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Craftsman Garage Door opener malfunction

Posted by organic_morris (My Page) on
Thu, Jan 1, 09 at 20:20

I have a Craftsman garage door opener that only opens with remote and the door bell switch.

It does not close with the remote.
It will only close when the door bell switch is "held down"/pressed continuously till the door closes completely.

Can I fix this or what are some of the things I could try?
Thanks


Follow-Up Postings:

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RE: Craftsman Garage Door opener malfunction

It is a sign that your sensors are out of alignment.
I suggest that you tweak them and make sure the green light has a steady glow.


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RE: Craftsman Garage Door opener malfunction

Cold weather affects the receive unit of older Craftsman garage door sensors. You've tried tweaking the alignment. You've checked the connections. Everthing is as it was when it worked but now the weather is cold and the garage door won't close. The green light on the receiver is off. You've tried warming the sensor with a hair drier and it miraculously woke up after a few minutes of gentle heat. Well, are you ready to fix this thing or replace it? Let's fix it. Remove the clip on wire and unscrew the sensor from the bracket so you can hold it in your hand. Notice the seam that runs lengthwise along the unit. Using a sturdy blade such as a carpet cutting knife, score the seam several times being careful not to apply too much pressure or cut yourself. Carefully pry the shell into two parts. Be careful not to lose the lens when separating the pieces. Gently lift out the printed circuit board. On this board are two electrolytic capacitors. One is 470uf at 10 volts. The other is 1uf at 50 volts. (Probably only the 470uf part is bad but I replaced both capacitors because I don't like doing the same job twice). Go to Radio Shack or your favorite parts supplier and buy replacements. Solder them in observing the correct polarity. The board has a plus sign near the hole through which the positive side of the capacitor goes through. If you are unsure how to solder the parts in, find the nearest geek on the block and pay him a few bucks to do it for you. Put the two halves back together and use black electrical tape or whatever you've got (no duct tape pleeez!) to hold it together. Plug in the cord and mount it back on the bracket and tilt up and down until the light comes on.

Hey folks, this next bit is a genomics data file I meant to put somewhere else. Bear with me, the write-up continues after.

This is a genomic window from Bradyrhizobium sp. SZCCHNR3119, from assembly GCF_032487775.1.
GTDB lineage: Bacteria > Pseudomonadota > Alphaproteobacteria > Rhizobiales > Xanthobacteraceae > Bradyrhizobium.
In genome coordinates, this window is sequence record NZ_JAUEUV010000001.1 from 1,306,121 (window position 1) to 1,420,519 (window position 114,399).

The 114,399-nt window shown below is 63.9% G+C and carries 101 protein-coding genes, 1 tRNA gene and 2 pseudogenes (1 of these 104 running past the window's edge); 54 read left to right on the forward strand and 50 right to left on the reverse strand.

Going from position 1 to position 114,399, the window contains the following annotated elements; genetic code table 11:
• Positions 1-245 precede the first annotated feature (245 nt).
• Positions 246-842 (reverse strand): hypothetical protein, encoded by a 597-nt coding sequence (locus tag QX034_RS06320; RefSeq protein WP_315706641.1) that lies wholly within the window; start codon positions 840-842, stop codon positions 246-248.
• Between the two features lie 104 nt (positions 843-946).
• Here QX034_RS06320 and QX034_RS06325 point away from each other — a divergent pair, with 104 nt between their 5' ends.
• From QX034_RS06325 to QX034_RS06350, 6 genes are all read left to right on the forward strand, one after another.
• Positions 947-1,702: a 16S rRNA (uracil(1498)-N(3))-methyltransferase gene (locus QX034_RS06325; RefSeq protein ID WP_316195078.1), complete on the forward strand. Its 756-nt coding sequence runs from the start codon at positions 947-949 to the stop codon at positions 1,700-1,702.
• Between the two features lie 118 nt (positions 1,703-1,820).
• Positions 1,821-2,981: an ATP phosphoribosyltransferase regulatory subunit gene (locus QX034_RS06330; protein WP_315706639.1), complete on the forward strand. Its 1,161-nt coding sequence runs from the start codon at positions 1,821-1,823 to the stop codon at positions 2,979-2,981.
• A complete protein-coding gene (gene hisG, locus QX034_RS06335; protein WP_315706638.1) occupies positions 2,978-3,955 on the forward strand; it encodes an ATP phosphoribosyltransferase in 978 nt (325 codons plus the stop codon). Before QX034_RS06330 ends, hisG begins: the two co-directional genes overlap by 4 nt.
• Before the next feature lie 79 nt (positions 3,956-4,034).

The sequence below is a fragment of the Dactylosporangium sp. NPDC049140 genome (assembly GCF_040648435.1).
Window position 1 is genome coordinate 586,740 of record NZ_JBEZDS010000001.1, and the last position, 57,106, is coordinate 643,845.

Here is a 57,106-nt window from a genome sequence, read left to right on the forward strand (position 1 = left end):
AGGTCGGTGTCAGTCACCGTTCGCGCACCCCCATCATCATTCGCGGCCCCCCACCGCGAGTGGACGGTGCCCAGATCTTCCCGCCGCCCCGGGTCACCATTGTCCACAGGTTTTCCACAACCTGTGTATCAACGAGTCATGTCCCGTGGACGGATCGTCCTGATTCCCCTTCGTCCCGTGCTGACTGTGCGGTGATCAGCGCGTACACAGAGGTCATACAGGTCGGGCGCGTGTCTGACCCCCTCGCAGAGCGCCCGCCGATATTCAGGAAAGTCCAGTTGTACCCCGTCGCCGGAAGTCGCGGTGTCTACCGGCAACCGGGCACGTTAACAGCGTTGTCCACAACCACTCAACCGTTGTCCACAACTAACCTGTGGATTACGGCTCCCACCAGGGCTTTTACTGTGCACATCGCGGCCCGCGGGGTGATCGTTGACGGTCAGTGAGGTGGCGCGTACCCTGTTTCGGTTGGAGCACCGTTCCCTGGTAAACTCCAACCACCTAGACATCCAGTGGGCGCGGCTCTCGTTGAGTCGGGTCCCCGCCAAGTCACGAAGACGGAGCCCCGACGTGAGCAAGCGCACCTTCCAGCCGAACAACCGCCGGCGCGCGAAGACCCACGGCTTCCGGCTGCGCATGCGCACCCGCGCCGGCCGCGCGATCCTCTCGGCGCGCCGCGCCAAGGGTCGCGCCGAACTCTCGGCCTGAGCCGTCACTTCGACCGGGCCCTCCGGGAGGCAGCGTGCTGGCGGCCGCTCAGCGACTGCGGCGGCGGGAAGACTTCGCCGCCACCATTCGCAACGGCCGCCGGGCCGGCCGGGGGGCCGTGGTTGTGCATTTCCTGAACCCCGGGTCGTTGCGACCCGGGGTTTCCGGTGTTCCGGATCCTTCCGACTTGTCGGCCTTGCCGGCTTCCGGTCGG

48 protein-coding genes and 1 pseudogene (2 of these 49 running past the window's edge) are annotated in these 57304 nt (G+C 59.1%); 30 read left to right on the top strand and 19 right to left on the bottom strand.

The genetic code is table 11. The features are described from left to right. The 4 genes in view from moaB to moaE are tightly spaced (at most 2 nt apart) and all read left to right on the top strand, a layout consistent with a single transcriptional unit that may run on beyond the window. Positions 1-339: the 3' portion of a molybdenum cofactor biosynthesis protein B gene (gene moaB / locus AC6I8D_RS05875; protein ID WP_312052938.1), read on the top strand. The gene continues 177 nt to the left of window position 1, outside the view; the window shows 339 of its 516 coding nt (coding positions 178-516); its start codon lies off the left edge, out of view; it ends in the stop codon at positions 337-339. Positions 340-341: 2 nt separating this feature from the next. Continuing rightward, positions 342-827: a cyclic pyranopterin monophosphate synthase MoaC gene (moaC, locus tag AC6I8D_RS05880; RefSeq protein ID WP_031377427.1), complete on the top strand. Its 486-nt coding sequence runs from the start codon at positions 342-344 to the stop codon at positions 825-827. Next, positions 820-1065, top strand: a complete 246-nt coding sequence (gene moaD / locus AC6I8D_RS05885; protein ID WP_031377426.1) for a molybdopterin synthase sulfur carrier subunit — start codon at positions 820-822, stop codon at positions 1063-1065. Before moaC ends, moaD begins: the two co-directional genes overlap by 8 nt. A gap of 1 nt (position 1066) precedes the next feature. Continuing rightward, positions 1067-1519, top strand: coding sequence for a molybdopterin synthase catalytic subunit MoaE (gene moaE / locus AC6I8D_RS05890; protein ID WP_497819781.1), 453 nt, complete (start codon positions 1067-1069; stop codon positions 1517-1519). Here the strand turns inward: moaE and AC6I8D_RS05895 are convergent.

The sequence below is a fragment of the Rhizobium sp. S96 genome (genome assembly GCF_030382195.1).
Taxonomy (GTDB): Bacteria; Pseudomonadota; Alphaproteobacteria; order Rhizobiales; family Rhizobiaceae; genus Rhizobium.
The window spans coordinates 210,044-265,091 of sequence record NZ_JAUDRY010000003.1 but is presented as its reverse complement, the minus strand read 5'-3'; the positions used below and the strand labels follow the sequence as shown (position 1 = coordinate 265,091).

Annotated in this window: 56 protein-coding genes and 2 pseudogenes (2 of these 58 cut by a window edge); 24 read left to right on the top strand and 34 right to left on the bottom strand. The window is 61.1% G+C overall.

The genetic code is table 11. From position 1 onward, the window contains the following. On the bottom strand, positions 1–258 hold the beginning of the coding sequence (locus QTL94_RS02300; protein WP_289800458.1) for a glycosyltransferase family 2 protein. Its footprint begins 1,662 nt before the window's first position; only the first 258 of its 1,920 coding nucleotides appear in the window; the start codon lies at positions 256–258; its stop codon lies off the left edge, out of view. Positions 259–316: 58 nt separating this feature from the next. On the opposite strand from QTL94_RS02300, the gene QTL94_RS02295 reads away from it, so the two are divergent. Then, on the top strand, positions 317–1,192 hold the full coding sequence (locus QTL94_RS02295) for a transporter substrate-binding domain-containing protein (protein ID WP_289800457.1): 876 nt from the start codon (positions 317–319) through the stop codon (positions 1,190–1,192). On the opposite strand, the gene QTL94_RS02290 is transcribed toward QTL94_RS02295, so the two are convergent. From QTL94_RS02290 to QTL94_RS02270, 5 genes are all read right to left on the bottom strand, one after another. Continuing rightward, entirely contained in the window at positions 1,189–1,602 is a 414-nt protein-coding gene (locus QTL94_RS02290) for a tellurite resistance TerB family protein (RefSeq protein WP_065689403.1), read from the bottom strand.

You are in business again for about 5 bucks worth of parts and a little of your time. Alternatively, you can buy a new set of sensors for about 30 bucks.
RE: Craftsman Garage door opener

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Posted by profile341 (My Page) on Tue, Jan 6, 09 at 19:09
One last post: I took the old capacitors to work with me and put them on a cap checker. My suspicion was correct. The 1uf capacitor was still good and the 470uf capacitor was bad. So you don't need to replace both unless you really want to. Just replace the 470uf capacitor and your repair cost has now dropped to about 2 bucks worth of a part and your time.
PS: When you tape the two halves together, run the tape lengthwise along the seam, one piece on the top and and another on the bottom. The mounting screw will keep the halves together. You just want to keep the dust out.


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